'Shaping the Water Path' by Morelle Smith (published by diehard)
Readers of a recent edition of the Scottish Review
will have been impressed my Morelle Smith's
extract from her book, The Buoyancy of the Craft
, a penetrating, sympathetic study of the complex Swiss-born writer and traveller, Annemarie Schwarzenbach.
Of even greater interest might be Smith's recent collection of poems, Shaping the Water Path
, especially Part 1, Poems of Scotland
, which offers a uniquely distinctive vision of our country. What makes this poet's vision unique is not only her wide range and precision of perception − of the varied terrain of the land, of skies' ever-changing qualities of light, cloud colours and configurations, bird calls and birds' fight paths. In apprehending these elusive, often vestigial things, Smith proves herself to be a faithful observer of the natural word. And, like the most acute celebrants of nature – painters and photographers as well as poets – she sees into the life of things which then, through the powers of her creative imagination, metaphorically take root and blossom into intensely visual poems.
Most of her poems also have a dynamic quality, which is achieved through her use of kinetic imagery: the wind in the trees in The Carrying Winds
; geese seen against the blue sky in Flight Paths
are 'a liquid line of writing'; there are 'hysterical, joy-riding birds' in Rainy May Day
and in Chester Morning Orchestra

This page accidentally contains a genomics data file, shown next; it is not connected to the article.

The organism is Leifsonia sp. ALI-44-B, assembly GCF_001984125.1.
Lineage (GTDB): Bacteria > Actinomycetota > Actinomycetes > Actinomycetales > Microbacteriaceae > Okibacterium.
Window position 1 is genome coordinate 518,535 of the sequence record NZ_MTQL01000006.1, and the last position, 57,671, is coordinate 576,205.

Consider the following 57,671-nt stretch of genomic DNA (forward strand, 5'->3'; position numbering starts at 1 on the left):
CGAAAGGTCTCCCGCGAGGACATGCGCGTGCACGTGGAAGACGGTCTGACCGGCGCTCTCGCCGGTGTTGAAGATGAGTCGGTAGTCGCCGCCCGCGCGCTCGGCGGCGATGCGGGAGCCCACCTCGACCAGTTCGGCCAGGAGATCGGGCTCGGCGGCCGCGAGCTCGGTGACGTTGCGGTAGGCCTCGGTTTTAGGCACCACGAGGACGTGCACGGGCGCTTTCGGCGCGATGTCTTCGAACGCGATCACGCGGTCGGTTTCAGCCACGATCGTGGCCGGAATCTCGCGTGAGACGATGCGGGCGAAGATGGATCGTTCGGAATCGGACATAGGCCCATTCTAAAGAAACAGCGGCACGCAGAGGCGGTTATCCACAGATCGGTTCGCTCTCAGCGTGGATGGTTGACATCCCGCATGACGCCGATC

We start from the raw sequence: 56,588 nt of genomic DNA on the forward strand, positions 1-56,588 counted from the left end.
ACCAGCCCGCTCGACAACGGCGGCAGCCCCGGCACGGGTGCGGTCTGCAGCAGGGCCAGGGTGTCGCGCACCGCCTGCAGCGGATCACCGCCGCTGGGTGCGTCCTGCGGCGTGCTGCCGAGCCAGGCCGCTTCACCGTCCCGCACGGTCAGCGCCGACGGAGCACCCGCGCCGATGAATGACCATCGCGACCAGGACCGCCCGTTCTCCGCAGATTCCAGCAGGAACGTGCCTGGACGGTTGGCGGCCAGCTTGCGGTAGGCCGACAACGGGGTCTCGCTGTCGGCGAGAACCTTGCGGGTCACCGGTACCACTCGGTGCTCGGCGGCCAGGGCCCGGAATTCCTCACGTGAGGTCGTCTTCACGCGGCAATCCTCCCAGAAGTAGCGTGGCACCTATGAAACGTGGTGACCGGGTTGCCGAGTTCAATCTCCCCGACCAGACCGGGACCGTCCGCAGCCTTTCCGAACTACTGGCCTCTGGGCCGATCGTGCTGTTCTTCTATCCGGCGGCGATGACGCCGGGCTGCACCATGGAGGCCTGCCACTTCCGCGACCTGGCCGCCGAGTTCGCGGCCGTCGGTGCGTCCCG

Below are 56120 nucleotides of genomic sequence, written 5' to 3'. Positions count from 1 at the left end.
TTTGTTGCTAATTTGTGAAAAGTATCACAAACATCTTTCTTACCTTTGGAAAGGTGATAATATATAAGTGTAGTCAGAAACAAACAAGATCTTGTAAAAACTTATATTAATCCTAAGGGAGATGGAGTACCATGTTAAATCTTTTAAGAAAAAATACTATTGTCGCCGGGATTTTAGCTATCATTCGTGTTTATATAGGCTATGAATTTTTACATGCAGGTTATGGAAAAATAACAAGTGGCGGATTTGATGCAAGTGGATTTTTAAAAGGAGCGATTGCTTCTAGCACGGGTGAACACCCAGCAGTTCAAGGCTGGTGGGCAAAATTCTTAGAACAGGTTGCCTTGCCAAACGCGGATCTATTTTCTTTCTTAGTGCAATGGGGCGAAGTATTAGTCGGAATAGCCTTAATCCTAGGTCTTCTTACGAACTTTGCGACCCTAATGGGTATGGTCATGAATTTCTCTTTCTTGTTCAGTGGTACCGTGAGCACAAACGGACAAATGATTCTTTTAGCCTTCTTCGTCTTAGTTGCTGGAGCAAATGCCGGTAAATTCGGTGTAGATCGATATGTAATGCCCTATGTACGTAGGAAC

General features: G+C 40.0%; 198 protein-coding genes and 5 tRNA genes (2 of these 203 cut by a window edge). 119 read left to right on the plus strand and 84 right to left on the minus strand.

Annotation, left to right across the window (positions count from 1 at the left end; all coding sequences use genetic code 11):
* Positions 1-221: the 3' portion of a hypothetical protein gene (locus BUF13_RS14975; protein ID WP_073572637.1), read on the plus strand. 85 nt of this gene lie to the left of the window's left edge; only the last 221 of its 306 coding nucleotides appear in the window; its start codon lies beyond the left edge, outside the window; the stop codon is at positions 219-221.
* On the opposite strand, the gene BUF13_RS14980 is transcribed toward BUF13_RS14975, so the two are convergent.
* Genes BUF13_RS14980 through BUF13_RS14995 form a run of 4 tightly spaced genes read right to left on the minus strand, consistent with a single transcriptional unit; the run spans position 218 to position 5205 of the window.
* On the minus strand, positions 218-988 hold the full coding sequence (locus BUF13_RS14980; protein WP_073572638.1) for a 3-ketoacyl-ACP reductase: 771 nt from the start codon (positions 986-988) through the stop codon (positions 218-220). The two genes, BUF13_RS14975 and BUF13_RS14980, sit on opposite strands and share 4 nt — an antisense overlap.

she writes, 'Jackdaws shuffle their feet/shake the night from their wings'.
Smith even captures a sense of the stirring of the human spirit in The Carrying Winds
I imagine souls about to leave the body
leaping upwards with a great shout,
a weight removed,
a breathing of pure air.
Smith creates a sense of movement not only through imagery but also through her control of rhythm, polyrhythm and lightly syncopated lines, as shown in the five-line quotation above.
Her sensibility encompasses even more: she apprehends the spirits of the place she haunts and by which she is haunted. A poet can sense the spirits of places only if she has the spiritual capacity to apprehend these presences. In Storm Gods of the North
, for example, the poet feels close to 'the sky-domain/where there are gods we have forgotten/maybe, but they've not forgotten us'. And in On the Kennett and Avon Canal
, she writes of 'divinities of bank and swamp' of 'goddesses of weeds and marshlands', beyond which are 'gods of valleys, clefts between hills'. The sky gods and water goddesses are clearly pagan spirits. Smith acknowledges their presence not as false gods but as the expression of an innate sense of reverence and wonder at superhuman but entirely natural phenomena. This sense is part of our mind's design.
Following Smith's journeying through Scotland, Wales and Europe, I felt I was walking in the footsteps, not of a mere traveller but of a pilgrim. The poem, The Traveller
, is written in the third person masculine, 'he', but in the closing lines, as the archetypal traveller reads poetry, the voice is clearly Smith's:
the book breathes for him
the lines become the breath.
Her pilgrimage reminds me of tales of the peregrination of Celtic saints in search of the place of their resurrection, that is, a realisation of spiritual fulfilment as well as arrival to a physical place that completes the pilgrimage. Morelle Smith finds her own place of spiritual fulfilment, and, vicariously, the reader's place, in her transcendental visionary poem, The Constellation Line
: 'I am the night train, escorted by the angels/ illuminated by the stars'. And in Becoming Blue
, she speaks of an ultimate, serene and perpetual purity of blue sky and sea. Shaping the Water Path
is a daring and deeply satisfying collection.
James Aitchison is a writer and poet